Southern California Edison (SCE), developer of the Tehachapi Renewable Transmission Project (TRTP), on Oct. 9 said the “first-of-its-kind project in the United States … will require extraordinary cooperation between SCE, city officials and residents” to manage the known challenges of construction as well as unknown challenges that may arise. (Docket No. A07-06-031).
Following a town hall meeting for residents of the cities of Chino Hills and Chino, Calif., which the utility held at Chino Hills City Hall Oct. 9, the company posted on its website a list of frequently asked questions (FAQs) and its responses regarding the undergrounding Segment 8A, the portion of the project that will pass through Chino Hills. The FAQs addressed issues ranging from property rights to a timetable for the project.
Although the utility has already begun a limited list of construction and related tasks related to the project, including demolition of the existing structures, ordering long lead time materials and real property acquisitions, the utility stated that it expects to begin activities in preparation for undergrounding the section through Chino Hills in early 2014.
During the regulatory proceedings leading up to the California Public Utility Commission’s (CPUC) July 11 decision that the line should be placed underground, SCE repeatedly warned that a decision directing it to build the line underground could jeopardize the planned in-service date of December 2015. In its FAQs, the utility cited possible completion in 2016 but said that date is subject to revision, and that it is evaluating its construction schedule “in light of continued regulatory proceedings at the California Public Utilities Commission.”
Those proceedings include a pending petition for modification, filed Sept. 9 by SCE, in which it asked the CPUC for permission to install voltage control equipment because the highest rated cross-linked polyethylene (XLPE) cable available that can be used in the 500-kV application is rated at 550 kV. In addition, SCE noted that undergrounding the transmission line will cause an increase in the transmission line charging current that could, in some cases, cause the voltage on the system to exceed its 550-kV rating.
The utility stated that studying the possibility of changing the basic insulation level (BIL) rating for the line, as directed by the CPUC in its July order would significantly delay the in-service date of the TRTP, perhaps as late as 2019.
There is no deadline by which the CPUC must act on the petition, a spokesperson for the CPUC told TransmissionHub Oct. 11.
Although SCE has held easements for its right-of-way (ROW) through residential areas of Chino Hills and the city of Chino since the 1940s, the utility indicated that easements will not be sufficient to accommodate the underground alignment.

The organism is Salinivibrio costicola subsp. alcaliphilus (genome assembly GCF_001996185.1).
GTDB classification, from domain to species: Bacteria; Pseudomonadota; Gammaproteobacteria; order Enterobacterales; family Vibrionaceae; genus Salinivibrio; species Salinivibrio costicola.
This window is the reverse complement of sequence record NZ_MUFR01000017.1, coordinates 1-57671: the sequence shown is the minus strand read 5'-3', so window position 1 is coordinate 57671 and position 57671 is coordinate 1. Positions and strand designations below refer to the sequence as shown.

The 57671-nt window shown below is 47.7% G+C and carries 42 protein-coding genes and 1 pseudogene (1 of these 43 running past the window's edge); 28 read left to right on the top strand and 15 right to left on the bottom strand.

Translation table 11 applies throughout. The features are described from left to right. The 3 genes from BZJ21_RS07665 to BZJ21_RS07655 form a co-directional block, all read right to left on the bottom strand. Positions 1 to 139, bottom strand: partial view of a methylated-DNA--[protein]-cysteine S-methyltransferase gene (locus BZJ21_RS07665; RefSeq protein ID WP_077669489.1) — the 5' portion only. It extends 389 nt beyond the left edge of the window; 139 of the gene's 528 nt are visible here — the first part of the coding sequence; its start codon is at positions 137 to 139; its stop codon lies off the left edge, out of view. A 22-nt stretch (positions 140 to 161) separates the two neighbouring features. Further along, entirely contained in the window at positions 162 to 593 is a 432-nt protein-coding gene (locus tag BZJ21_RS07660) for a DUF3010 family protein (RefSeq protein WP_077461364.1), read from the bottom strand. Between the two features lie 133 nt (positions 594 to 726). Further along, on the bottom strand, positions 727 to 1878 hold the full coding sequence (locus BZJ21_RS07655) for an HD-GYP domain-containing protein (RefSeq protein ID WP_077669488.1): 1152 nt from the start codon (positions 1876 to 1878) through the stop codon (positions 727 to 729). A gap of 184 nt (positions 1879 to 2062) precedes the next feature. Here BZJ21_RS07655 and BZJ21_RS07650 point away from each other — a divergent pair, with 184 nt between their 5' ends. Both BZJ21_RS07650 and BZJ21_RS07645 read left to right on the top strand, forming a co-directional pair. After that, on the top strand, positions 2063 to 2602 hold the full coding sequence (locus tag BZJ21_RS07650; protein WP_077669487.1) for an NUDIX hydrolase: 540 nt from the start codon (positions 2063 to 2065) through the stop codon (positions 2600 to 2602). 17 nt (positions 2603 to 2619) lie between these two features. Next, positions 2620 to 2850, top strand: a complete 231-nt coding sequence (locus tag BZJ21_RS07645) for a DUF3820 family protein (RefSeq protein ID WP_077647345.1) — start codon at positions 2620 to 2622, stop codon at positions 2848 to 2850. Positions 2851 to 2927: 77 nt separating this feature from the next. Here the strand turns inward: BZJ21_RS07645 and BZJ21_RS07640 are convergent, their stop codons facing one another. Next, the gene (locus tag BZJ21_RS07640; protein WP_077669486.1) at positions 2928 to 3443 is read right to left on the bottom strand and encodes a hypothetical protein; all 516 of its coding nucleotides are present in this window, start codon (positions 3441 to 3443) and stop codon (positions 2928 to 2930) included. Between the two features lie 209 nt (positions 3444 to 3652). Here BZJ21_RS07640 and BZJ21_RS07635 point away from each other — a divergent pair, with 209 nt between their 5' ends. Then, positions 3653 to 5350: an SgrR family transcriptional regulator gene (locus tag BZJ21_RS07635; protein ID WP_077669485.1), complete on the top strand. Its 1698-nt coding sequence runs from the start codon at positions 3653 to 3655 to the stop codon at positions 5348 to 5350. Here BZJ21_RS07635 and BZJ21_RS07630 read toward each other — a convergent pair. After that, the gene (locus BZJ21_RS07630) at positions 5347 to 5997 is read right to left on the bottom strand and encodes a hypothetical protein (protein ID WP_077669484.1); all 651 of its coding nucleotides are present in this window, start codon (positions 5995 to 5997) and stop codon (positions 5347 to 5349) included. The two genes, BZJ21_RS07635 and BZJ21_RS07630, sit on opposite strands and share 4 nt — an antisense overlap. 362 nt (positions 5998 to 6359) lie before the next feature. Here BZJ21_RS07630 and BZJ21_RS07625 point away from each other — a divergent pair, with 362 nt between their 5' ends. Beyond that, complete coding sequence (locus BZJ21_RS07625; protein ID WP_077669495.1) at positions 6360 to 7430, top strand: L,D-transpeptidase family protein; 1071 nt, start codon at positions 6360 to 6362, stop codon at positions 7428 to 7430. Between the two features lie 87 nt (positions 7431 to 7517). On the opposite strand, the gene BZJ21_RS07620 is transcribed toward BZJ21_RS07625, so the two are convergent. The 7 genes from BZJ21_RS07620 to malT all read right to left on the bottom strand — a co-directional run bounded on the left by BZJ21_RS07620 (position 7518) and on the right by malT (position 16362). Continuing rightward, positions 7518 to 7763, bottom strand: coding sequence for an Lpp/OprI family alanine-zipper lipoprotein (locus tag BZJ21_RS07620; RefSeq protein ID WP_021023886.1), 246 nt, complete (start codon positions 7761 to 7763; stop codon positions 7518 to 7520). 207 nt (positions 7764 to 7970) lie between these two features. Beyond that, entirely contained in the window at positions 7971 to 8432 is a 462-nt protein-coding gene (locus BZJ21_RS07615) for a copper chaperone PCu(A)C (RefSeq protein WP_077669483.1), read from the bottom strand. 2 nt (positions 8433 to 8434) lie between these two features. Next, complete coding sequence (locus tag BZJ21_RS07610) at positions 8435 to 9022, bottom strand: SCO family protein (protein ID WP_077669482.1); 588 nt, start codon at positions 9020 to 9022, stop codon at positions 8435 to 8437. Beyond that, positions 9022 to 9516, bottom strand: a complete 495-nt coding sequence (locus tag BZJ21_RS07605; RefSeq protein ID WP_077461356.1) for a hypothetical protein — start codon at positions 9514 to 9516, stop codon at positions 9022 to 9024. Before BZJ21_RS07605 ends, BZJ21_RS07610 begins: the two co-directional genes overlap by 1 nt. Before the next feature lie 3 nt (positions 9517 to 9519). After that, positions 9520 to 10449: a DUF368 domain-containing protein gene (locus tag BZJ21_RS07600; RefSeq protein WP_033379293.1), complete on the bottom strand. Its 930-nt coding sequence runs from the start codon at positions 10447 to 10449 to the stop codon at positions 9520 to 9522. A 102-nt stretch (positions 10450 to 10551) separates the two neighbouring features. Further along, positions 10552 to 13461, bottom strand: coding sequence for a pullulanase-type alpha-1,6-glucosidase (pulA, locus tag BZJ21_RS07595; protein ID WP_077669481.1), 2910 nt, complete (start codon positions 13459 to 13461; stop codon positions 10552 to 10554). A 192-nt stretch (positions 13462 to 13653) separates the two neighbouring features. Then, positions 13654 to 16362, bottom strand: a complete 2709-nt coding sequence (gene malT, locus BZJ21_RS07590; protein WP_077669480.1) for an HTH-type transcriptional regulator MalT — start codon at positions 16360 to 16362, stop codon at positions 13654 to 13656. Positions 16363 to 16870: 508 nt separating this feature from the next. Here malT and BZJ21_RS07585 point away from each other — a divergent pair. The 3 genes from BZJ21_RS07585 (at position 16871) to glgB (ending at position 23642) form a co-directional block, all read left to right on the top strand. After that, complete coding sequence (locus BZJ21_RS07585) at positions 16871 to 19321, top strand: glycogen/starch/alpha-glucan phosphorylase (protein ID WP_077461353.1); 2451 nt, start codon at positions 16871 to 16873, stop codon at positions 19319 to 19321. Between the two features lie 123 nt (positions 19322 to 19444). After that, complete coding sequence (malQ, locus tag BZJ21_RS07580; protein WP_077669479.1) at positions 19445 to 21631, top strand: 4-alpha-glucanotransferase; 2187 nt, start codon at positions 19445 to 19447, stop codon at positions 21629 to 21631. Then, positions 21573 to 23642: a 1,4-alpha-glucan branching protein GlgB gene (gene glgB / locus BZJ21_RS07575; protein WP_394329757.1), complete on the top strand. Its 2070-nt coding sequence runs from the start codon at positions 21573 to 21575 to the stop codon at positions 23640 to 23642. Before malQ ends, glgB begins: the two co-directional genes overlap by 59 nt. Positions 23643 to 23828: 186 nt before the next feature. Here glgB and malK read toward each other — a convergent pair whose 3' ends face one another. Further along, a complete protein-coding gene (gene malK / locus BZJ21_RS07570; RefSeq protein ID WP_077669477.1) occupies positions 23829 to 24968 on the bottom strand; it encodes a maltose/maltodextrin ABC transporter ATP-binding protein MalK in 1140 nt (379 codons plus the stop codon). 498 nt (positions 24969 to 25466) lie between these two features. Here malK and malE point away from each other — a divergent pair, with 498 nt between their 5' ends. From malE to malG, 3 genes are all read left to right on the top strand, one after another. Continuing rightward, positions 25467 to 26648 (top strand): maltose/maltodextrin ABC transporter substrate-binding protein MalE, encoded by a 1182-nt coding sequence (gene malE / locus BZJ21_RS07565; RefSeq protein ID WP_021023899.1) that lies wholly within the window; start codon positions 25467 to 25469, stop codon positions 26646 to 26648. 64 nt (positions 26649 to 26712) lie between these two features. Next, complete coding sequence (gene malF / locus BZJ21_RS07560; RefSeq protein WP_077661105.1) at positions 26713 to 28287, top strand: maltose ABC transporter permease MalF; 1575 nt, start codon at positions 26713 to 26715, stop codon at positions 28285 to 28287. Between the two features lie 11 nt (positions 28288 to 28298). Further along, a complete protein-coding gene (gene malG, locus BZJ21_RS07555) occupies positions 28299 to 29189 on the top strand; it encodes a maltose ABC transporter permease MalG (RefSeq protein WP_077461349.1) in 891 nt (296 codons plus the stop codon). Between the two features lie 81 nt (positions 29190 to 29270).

“For the original overhead configuration, the current SCE easements provided all necessary property rights for the project,” Veronica Gutierrez, SCE’s vice president for local public affairs, said in the FAQs. “However, since being ordered by the utilities commission in July to underground this project, SCE has determined that it needs to own all of the property in the right-of-way in order to build the underground system safely and efficiently.”
In real estate terms, SCE needs to acquire the “fee interest” in the right-of-way, and negotiations are currently underway with local property owners, SCE said.
The project may also put an end to the community’s access to certain recreational facilities, including trails and other areas within the utility’s ROW. Because the project will be the first in the U.S. to locate a 500-kV line underground, unknowns must still be evaluated.
“Given that electricity transmission at this high-voltage level is typically not constructed underground, safety considerations may force us to restrict future access,” Gutierrez said. Those areas, which are currently open to the public, will definitely be off-limits while construction is underway, “to enhance the safety of the public and project personnel.”
The FAQs also include details primarily of interest to those residents who will be affected by the project, including the hours and days of the week when construction is expected to take place, road closures that will occur, and contact information for those who have additional questions.
When completed, the project will be able to deliver up to 4,500 megawatts of largely renewable energy to Southern California, enough electricity to power three million homes, the utility said.
SCE has called the project “a critically important, high-voltage transmission line, the timely completion of which is essential for California’s progress toward its aggressive renewable energy goals.”
California’s renewable portfolio standard calls for 33% renewable energy by 2020.
SCE is a subsidiary of Edison International (NYSE:EIX).